Show Me Your Horse and I’ll Tell You Who You Are
Quotes are everywhere: facebook profiles, email signatures, websites, you name it. People just get so excited when they happen upon a phrase that they find particularly compelling or relevant to their lives. The horse world is no exception. Throughout history some of the world’s greatest politicians, literary geniuses, and regular Joes have taken stabs at using language as a mechanism for illustrating exactly what it is that horses do for us as human beings. One of my all time favorite quotes is from an old English Proverb, “show me your horse and I will tell you who you are.” When I was younger I took it at face value and loved it. I was obsessive about clean tack and super into grooming; excessive Show Sheen application, polished hooves and perfectly pulled manes. I would look at that quote and think that if someone would look at my horse they would immediately know that I had my crap together and was awesome. How could they not when he was so spick and span and all of his clothes matched perfectly? As I got older, particularly after leaving riding for so long and coming back to it, I started to read this phrase with a lot more introspection.
In a post from last month I stated that horses should bring out the best in us, and continued on by saying that they highlight our weaknesses and thrive on our strengths. This is more true than a lot of people are willing to admit. Horses are incredibly intuitive and play directly off of our energy. It is nearly impossible to deal with a horse and hide any apprehension, fear or weaknesses that we may have. They will undoubtedly pick up on it and react, often times in a very big and obvious way. If its fear that you are riddled with, they will more than likely be afraid too. If you are confident, they will be confident. If you are weak, your weakness with stifle them. When I was a kid I was fearless. I wasn’t afraid of falling, would point my little pony at anything and not give the possibility of falling off any thought. I handled him confidently and rode him confidently, because I had never been given any reason to believe that I shouldn’t be confident. To sum it all up, I was without reserves in all aspects of my horsemanship and riding. When you get older you not only lose some of your confidence from the shear fact that you are actually aware of your ability to sustain injuries, but you also begin to carry the baggage that comes from living life, interacting with people and getting burned. That childlike carelessness and freedom to just “be” goes away and you are left with your adult self, and all of the crap that goes along with it.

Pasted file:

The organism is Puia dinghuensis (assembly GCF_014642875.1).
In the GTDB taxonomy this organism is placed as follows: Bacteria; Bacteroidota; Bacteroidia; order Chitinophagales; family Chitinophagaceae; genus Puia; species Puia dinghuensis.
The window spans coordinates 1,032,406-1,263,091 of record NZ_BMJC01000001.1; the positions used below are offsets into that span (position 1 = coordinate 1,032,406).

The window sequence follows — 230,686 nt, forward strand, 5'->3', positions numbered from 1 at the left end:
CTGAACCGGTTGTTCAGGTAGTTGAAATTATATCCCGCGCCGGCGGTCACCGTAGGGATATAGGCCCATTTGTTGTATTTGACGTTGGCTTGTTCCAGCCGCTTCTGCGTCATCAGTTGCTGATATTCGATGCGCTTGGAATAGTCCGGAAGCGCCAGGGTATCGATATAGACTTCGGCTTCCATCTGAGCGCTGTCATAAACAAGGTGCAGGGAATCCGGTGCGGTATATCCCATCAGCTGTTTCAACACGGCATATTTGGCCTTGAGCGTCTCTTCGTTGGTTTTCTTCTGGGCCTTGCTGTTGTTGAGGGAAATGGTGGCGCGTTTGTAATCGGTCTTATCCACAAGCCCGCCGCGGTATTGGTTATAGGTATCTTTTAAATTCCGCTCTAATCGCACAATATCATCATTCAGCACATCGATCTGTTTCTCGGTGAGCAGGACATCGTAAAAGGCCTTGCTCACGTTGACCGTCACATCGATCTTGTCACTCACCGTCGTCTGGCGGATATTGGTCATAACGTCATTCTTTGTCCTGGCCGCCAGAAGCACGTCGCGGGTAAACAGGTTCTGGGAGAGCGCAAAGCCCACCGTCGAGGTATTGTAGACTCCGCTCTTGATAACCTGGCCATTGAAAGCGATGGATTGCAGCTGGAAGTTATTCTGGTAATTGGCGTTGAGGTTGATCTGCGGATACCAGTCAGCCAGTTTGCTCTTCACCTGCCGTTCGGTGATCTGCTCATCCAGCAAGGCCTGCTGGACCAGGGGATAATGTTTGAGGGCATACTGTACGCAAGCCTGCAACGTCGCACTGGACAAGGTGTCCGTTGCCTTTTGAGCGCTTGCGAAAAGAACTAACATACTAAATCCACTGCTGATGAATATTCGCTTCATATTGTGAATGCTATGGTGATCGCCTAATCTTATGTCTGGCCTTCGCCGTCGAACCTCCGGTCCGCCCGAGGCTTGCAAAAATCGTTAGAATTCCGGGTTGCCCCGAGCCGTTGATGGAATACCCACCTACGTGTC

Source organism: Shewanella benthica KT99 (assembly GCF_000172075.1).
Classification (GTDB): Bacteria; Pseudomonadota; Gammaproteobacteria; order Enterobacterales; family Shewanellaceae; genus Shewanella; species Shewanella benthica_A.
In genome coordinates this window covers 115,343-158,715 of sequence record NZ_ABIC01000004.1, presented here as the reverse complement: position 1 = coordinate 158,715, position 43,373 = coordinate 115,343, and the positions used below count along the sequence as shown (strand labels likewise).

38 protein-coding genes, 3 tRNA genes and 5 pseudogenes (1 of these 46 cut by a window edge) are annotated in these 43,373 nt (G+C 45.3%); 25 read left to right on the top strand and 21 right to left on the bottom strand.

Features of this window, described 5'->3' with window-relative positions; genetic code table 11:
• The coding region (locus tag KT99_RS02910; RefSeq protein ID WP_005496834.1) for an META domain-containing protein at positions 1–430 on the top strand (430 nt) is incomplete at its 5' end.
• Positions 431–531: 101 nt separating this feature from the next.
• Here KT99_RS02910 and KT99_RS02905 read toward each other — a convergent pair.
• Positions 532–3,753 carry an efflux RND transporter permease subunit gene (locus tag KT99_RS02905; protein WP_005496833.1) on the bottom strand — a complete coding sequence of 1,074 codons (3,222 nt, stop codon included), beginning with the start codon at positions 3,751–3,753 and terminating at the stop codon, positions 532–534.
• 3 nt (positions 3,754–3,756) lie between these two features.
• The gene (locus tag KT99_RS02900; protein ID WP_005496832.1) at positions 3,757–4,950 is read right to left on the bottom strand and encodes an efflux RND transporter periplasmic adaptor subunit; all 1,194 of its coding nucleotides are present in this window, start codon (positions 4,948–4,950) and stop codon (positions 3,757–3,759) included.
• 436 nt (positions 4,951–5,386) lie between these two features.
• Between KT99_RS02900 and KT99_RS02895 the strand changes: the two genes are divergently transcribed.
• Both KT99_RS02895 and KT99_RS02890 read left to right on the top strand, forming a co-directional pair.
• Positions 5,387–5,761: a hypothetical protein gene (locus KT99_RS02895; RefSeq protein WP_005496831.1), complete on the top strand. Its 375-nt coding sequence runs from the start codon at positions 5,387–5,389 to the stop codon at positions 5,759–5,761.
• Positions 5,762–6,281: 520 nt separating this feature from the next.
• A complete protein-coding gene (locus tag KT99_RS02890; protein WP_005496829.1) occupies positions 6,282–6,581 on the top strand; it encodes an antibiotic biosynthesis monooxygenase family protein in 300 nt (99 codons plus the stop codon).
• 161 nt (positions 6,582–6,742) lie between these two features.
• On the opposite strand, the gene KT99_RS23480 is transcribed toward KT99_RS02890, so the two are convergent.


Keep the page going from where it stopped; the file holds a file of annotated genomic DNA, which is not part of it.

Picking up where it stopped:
If you want to know who I am, you really can just take a look at my horses. They both play off of me, in their own ways; where I struggle, they struggle, where I thrive, they thrive. I doubt many people take the time to realize how watching someone ride, and interact with their mounts, really offers a sometimes uncomfortably honest look at them as human beings. Conversely, I also doubt that many people are willing to look at what their horse’s behavior is saying about them, and take that as an opportunity to learn about and address their weaknesses. It’s a unique form of constructive criticism that is all too often overlooked…
Here is one example: